It's important that your doctor is experienced in treating patients with myeloma or works in consultation with a myeloma specialist. This type of specialist is usually called a hematologist oncologist.
Types of Treatment for Myeloma
Your treatment may include one or more of the following therapies:
- Chemotherapy and drug therapy
- Stem cell transplantation with high-dose chemotherapy
- Radiation therapy
- Chimeric antigen receptor (CAR) T-cell therapy for relapsed or refractory myeloma
- Supportive care
- Your doctor may suggest that you participate in a clinical trial. Clinical trials can involve therapy with new drugs and new drug combinations or new approaches to stem cell transplantation.
Receive one-on-one navigation from an LLS Clinical Trial Specialist who will personally assist you throughout the entire clinical-trial process: Click Here
Finding the Best Treatment Approach for Myeloma
Myeloma is not curable but it is treatable. The goals of myeloma treatment are to:
- Reduce symptoms
- Slow disease progression
- Provide prolonged remissions (when there are no signs of myeloma or you feel well enough to carry on your daily activities)
- Lengthen survival while preserving quality of life.
The treatment your doctor recommends is based on several factors, including:
- Extent and characteristics of your disease, such as chromosome abnormalities
- Rate of disease progression
- Presence of other conditions, such as heart or kidney disease, diabetes or neuropathy
- Age and overall health.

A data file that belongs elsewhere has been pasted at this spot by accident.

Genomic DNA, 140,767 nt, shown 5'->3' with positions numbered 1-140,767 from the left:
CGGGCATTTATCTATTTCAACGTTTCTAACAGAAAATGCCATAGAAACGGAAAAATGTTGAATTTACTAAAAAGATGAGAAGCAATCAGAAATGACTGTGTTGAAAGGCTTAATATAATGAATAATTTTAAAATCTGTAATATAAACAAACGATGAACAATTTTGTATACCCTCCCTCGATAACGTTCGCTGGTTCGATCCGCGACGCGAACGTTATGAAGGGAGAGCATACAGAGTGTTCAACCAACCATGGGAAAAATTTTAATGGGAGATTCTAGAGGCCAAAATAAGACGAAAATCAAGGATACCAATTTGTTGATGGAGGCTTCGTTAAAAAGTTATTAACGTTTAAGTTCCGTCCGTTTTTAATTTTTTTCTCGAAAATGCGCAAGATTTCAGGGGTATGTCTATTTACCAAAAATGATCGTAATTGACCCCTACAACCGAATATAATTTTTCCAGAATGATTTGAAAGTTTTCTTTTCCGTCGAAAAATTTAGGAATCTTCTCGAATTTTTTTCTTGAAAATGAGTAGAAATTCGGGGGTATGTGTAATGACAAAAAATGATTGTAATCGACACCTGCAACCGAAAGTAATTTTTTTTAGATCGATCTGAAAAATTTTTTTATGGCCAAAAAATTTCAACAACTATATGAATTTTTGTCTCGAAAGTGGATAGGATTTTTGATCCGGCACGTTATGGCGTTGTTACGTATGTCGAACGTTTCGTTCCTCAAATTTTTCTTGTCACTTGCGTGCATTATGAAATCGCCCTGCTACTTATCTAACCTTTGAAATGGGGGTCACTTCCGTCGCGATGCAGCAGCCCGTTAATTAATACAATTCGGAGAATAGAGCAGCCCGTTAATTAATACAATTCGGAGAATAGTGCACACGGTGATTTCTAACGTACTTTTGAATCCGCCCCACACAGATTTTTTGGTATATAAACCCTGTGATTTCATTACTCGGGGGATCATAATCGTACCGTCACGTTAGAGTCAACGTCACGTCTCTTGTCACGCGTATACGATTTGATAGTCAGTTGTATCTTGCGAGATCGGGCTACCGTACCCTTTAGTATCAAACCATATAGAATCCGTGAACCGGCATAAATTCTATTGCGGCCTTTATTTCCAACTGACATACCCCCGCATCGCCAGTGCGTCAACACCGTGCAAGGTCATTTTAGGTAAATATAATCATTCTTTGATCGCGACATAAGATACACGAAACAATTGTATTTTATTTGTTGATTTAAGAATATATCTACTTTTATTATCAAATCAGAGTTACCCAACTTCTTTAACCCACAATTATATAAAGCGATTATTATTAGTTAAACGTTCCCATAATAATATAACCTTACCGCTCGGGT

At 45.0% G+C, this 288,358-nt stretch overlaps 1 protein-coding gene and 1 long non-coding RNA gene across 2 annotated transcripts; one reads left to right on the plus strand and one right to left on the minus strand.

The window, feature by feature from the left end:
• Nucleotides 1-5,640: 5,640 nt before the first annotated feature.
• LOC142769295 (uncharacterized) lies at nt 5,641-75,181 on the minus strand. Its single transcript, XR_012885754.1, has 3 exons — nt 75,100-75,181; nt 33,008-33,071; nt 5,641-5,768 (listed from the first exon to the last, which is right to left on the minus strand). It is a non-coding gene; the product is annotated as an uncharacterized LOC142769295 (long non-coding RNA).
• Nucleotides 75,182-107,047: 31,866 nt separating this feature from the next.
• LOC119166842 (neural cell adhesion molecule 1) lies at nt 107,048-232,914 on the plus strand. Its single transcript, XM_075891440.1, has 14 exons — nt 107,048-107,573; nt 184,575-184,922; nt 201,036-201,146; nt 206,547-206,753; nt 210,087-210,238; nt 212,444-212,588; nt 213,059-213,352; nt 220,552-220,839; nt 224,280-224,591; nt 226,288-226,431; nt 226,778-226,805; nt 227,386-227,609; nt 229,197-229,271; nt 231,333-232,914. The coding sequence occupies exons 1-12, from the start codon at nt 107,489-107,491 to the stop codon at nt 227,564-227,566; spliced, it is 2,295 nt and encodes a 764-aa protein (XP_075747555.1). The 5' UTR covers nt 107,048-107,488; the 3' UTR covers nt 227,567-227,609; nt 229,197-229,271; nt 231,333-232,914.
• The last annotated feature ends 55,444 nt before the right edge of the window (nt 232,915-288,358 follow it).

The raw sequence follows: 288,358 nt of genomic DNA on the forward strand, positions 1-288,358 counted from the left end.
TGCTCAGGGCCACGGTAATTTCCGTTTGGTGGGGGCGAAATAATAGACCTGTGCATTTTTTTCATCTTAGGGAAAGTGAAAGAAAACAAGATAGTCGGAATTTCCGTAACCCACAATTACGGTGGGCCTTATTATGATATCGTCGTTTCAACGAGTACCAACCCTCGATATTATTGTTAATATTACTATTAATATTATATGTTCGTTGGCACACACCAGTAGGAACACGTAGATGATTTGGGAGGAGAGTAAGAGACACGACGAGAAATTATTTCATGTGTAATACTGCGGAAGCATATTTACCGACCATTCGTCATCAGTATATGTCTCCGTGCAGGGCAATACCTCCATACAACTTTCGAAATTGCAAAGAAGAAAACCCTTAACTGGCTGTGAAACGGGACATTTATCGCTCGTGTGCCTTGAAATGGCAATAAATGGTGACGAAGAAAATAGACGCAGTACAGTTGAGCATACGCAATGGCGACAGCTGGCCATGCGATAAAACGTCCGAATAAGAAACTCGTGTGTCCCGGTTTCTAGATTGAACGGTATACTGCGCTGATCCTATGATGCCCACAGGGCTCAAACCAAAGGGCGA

As you develop a treatment plan with your doctor, be sure to discuss:
- Your treatment options and the results you can expect from treatment
- The possibility of participating in a clinical trial, where you'll have access to advanced medical treatment that may be more beneficial to you than standard treatment
- Potential side effects, including long-term and late effects
Getting a Second Opinion: People diagnosed with myeloma may want to consult a myeloma specialist or a second myeloma specialist before proceeding with a prescribed treatment plan to make sure they are getting the best therapy available. Many health insurance companies will authorize a second opinion.
To download lists of suggested questions to ask your healthcare providers, click here.
Other Treatment Considerations for Myeloma
- If you're age 60 or older, your treatment may vary from standard approaches. For instance, your body may not be able to tolerate toxic chemotherapy drugs or you may have other ailments that are more common as we age. These factors, among others, may make choosing a treatment more complicated.
- If your cancer has returned (relapsed) or it's still present after you finish standard therapy (refractory myeloma), you may have a different treatment approach than the first time around. Read more about refractory and relapsed myeloma.
- Communicating with Your Specialist
- Long-Term and Late Effects for Cancer Survivors
- Download or order The Leukemia & Lymphoma Society's free booklets